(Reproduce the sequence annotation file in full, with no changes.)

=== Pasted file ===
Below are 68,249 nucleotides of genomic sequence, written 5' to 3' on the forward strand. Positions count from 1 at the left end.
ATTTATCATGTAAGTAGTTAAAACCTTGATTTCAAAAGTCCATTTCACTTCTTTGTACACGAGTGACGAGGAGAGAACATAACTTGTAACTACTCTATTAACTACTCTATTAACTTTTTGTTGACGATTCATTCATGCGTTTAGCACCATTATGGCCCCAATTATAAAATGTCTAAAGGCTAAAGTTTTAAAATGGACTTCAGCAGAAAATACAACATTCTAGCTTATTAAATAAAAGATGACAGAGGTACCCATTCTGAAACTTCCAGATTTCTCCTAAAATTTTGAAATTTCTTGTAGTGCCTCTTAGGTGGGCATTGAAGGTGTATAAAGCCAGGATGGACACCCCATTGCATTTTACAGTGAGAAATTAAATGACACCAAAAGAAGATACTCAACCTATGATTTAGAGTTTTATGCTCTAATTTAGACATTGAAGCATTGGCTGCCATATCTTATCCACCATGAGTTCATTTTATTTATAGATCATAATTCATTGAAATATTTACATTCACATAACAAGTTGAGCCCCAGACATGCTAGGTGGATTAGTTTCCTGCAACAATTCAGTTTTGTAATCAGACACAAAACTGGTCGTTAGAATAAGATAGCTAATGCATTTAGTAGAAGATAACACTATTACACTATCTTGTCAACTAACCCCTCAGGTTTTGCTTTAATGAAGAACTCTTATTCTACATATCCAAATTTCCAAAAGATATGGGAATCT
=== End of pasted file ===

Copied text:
Below are 68,249 nucleotides of genomic sequence, written 5' to 3' on the forward strand. Positions count from 1 at the left end.
ATTTATCATGTAAGTAGTTAAAACCTTGATTTCAAAAGTCCATTTCACTTCTTTGTACACGAGTGACGAGGAGAGAACATAACTTGTAACTACTCTATTAACTACTCTATTAACTTTTTGTTGACGATTCATTCATGCGTTTAGCACCATTATGGCCCCAATTATAAAATGTCTAAAGGCTAAAGTTTTAAAATGGACTTCAGCAGAAAATACAACATTCTAGCTTATTAAATAAAAGATGACAGAGGTACCCATTCTGAAACTTCCAGATTTCTCCTAAAATTTTGAAATTTCTTGTAGTGCCTCTTAGGTGGGCATTGAAGGTGTATAAAGCCAGGATGGACACCCCATTGCATTTTACAGTGAGAAATTAAATGACACCAAAAGAAGATACTCAACCTATGATTTAGAGTTTTATGCTCTAATTTAGACATTGAAGCATTGGCTGCCATATCTTATCCACCATGAGTTCATTTTATTTATAGATCATAATTCATTGAAATATTTACATTCACATAACAAGTTGAGCCCCAGACATGCTAGGTGGATTAGTTTCCTGCAACAATTCAGTTTTGTAATCAGACACAAAACTGGTCGTTAGAATAAGATAGCTAATGCATTTAGTAGAAGATAACACTATTACACTATCTTGTCAACTAACCCCTCAGGTTTTGCTTTAATGAAGAACTCTTATTCTACATATCCAAATTTCCAAAAGATATGGGAATCT